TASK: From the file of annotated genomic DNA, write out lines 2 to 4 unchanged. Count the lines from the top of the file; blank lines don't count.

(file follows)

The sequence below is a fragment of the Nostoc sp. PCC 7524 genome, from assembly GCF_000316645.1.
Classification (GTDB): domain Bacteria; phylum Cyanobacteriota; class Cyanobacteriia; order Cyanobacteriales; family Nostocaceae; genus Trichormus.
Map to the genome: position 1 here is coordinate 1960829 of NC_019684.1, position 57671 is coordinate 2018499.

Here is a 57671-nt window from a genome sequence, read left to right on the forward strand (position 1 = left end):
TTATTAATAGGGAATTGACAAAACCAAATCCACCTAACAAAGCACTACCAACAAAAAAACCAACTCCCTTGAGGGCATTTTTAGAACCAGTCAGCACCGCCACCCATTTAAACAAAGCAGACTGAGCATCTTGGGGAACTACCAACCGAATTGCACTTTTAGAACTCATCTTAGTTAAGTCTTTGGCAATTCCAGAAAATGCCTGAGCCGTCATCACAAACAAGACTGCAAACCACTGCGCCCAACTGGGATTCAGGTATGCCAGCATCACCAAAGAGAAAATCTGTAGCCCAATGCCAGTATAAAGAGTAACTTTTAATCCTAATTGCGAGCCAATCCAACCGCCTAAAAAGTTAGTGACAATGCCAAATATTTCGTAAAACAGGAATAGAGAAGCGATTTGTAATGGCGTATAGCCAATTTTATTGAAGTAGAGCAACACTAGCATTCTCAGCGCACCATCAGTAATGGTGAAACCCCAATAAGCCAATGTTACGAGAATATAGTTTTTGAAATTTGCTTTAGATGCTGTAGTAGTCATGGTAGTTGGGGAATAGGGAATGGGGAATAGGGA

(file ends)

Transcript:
Classification (GTDB): domain Bacteria; phylum Cyanobacteriota; class Cyanobacteriia; order Cyanobacteriales; family Nostocaceae; genus Trichormus.
Map to the genome: position 1 here is coordinate 1960829 of NC_019684.1, position 57671 is coordinate 2018499.

Here is a 57671-nt window from a genome sequence, read left to right on the forward strand (position 1 = left end):